+44 (0)1509 263171
Please use this identifier to cite or link to this item:
|Title: ||A novel calibration strategy for laser ablation ICP-MS|
|Authors: ||Masters, Barrie J.|
|Issue Date: ||1997|
|Publisher: ||© Barrie James Masters|
|Abstract: ||Sample introduction by laser ablation has many desirable features: reduction of the time
involved in sample pre-analysis processing, avoiding the use of hazardous reagents and
reducing the risk of contamination by reagent impurities. It is also possible to produce
spatial analytical profiles across small sections of samples. Laser spots of <10 µm
diameter are possible With the latest commercial instrumentation.
Additionally, for plasma spectrometry, the presence of molecular species derived from
the plasma gases and the solvent vapour results in interferences, particularly for
elements with an atomic mass of less than 80. Sampling with a laser removes the need
for a solvent.
The type of laser used for sampling is an important consideration. Ultraviolet lasers
give better coupling between the laser and sample with ablation being mainly
photochemical in nature. With infrared lasers, coupling with some samples is inefficient
and is generally thermal m nature leading to poor crater definition.
Calibration is one of the main difficulties associated with quantitative analysis by laser
ablation. The majority of papers associated with the use of lasers for solid sampling
give reference to the difficulty of reproducible calibration and in particular the lack of
matrix matched standards The most commonly used calibration method to date
involves the use of the National Institute of Standards and Technology (NIST) standard
reference materials, particularly the 600 series glass standards. The disadvantages
associated with these standards are: the analyst has no control over the elemental make
up of the standard, they are relatively expensive and most importantly the matrix is
fixed and cannot be matched to the sample.
This thesis describes a calibration technique based on the ablation of aqueous standards.
Water is transparent to the commonly used UV laser wavelengths, 193,248 and 266 nm
resulting in poor energy coupling between the laser and the aqueous standard. The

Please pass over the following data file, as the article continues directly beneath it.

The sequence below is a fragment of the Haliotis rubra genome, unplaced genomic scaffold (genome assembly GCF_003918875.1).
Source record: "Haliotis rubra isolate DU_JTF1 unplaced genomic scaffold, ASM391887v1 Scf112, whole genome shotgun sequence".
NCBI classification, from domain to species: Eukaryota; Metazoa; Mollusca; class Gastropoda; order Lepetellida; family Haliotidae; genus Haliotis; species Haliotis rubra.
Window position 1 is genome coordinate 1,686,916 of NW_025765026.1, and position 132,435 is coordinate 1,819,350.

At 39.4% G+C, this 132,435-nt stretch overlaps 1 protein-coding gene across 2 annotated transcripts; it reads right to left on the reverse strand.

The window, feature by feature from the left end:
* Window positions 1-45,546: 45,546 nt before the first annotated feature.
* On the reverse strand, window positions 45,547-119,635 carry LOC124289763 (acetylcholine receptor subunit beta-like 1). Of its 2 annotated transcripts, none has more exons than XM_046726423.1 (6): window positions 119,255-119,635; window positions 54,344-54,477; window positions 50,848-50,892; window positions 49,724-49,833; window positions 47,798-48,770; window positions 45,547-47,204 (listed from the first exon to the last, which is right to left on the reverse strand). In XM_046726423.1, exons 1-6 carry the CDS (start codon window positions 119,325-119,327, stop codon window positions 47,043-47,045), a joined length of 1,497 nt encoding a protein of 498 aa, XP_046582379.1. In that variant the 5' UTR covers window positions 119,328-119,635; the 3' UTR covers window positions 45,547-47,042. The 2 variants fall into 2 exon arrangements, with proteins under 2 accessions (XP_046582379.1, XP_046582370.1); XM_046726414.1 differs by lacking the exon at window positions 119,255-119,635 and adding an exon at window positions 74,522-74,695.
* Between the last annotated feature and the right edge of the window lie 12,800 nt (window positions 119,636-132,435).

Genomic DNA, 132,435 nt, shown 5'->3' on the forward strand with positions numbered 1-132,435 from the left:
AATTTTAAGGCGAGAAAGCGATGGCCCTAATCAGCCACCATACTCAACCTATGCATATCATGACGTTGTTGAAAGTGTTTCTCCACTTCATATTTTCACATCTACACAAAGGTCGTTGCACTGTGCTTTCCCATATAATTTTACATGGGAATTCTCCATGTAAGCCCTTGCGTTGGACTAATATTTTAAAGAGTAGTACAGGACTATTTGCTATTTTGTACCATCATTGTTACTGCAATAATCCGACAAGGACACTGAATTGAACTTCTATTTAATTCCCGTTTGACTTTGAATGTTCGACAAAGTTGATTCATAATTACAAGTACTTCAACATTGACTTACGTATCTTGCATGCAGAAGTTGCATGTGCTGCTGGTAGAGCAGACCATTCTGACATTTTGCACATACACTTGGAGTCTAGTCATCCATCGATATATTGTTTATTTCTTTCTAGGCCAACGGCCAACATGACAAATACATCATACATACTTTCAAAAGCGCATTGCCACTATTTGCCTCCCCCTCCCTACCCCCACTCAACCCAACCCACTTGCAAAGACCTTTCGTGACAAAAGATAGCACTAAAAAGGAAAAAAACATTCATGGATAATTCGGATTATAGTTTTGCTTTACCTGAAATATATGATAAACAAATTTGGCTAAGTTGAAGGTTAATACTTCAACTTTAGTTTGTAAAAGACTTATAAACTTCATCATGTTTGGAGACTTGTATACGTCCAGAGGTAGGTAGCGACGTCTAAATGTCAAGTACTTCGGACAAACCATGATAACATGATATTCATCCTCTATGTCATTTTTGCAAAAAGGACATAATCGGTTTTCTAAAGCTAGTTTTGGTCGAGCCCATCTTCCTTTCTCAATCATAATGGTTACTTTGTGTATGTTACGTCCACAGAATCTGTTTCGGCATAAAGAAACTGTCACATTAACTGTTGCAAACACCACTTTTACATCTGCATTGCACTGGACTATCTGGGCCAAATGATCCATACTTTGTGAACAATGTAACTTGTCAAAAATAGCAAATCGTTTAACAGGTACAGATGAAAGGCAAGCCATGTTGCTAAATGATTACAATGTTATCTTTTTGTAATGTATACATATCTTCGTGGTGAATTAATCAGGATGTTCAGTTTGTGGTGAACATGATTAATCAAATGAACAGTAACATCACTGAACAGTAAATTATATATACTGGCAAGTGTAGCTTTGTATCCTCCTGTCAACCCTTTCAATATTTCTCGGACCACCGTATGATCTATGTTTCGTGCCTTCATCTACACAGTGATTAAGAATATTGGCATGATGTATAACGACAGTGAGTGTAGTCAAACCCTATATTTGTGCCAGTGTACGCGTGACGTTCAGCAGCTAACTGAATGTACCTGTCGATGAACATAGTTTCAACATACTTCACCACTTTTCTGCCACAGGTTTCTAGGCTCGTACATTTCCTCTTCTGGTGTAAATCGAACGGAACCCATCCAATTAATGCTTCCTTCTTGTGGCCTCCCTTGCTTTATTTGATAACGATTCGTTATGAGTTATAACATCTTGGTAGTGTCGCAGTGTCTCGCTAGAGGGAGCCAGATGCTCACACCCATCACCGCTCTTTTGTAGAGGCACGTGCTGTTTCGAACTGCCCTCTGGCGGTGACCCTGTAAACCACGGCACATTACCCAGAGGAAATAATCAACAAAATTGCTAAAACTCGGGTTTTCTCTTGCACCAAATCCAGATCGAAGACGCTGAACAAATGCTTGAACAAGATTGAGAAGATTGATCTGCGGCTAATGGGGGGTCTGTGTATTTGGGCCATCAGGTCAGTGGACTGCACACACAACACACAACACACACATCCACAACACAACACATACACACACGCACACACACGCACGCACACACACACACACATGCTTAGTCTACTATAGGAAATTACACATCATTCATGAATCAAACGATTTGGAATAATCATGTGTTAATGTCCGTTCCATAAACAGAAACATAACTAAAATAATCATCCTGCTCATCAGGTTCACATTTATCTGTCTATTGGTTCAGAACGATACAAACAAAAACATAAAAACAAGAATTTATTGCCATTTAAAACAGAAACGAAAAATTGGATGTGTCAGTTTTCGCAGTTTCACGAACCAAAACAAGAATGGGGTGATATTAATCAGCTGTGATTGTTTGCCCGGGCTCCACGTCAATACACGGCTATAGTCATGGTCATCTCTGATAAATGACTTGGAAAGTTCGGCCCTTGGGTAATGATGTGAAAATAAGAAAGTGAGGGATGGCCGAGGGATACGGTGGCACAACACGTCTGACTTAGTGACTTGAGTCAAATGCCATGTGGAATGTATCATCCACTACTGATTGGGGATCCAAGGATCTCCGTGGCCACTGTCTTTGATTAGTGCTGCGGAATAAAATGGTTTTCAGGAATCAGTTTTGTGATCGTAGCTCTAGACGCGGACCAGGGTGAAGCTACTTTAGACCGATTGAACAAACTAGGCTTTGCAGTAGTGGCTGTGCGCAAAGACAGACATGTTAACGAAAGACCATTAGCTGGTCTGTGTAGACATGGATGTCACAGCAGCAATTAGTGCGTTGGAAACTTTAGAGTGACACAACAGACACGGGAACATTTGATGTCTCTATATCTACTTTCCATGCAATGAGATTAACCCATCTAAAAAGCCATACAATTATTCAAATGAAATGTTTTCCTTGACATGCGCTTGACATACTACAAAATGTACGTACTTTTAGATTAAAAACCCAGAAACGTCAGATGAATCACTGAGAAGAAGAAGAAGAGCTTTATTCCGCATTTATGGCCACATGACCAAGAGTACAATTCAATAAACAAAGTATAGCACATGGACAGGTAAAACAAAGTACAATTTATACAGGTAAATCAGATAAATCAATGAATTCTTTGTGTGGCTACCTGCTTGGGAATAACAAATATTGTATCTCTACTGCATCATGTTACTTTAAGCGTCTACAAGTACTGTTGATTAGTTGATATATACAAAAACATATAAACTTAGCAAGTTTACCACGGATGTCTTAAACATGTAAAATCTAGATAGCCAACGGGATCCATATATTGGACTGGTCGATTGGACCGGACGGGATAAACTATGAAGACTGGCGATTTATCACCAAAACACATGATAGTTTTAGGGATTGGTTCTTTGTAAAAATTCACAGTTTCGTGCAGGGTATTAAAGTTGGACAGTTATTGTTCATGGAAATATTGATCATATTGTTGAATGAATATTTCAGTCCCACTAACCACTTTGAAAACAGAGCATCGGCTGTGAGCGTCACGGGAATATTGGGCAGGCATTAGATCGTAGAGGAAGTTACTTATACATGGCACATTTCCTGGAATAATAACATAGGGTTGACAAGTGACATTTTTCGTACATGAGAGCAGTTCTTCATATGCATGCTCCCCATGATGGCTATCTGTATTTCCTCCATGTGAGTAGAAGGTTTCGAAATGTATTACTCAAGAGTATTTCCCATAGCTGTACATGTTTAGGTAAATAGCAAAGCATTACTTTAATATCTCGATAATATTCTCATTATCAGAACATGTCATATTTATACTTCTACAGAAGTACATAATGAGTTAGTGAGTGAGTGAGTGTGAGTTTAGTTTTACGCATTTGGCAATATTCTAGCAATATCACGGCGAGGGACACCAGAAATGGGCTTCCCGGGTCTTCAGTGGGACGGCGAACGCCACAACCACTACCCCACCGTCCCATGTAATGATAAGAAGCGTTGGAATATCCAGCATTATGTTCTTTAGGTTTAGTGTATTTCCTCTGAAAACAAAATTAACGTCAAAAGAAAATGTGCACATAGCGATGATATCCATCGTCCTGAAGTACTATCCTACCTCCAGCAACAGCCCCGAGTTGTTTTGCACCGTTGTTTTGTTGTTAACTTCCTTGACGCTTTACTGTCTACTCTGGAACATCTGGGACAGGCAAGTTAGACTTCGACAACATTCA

addition of a photo-stable chromophore results in modification of the standards
absorption coefficient and enables them to mimic the behaviour of solid samples. the
benefit of such standards is that they are easy to produce in any analytical laboratory.
The elemental and matrix composition can be controlled by the analyst. The standards
also offer the advantage of a constantly renewable surface.
Initial work involved design and set-up of an optical system and laser to couple the
laser with an ICP-MS. Poly( sodium 4-styrene-sulphonate) was identified as a suitable
chromophore. The main criteria for the additive being that it absorbed at the excimer
laser wavelengths and had an acceptable lifetime to allow adequate analytical data to be
generated Investigation into the characteristics of the chromophore including effect of
concentration, laser energy and laser frequency were investigated.
Calibration and validation of the aqueous calibration technique was demonstrated by
comparison with NIST standard reference materials. The absorption coefficient of the
aqueous standard was matched with that of the NIST reference material. Both samples
were then analysed by ICP-MS. The count rates observed were initially found to be
similar for both samples, however the signal for the aqueous standard remained stable
but the signal for the NIST glass decreased. This was thought to be due to the laser
channelling into the solid sample causing loss of focus. The aqueous standard in effect
provides a constantly renewable surface and no loss of focus. An internal standard was
used to correct for the differing sensitivities obtained.
The final part of the work involved application of the calibration method to two
biological matrices: Bone samples from patients with osteoporosis and porcine liver
samples. Elemental profiles across the samples are presented which are in general
agreement with the expected and certified concentrations.|
|Description: ||A Doctoral Thesis. Submitted in partial fulfilment of the requirements for the award of Doctor of Philosophy of Loughborough University.|
|Appears in Collections:||PhD Theses (Chemistry)|
Files associated with this item:
Items in DSpace are protected by copyright, with all rights reserved, unless otherwise indicated.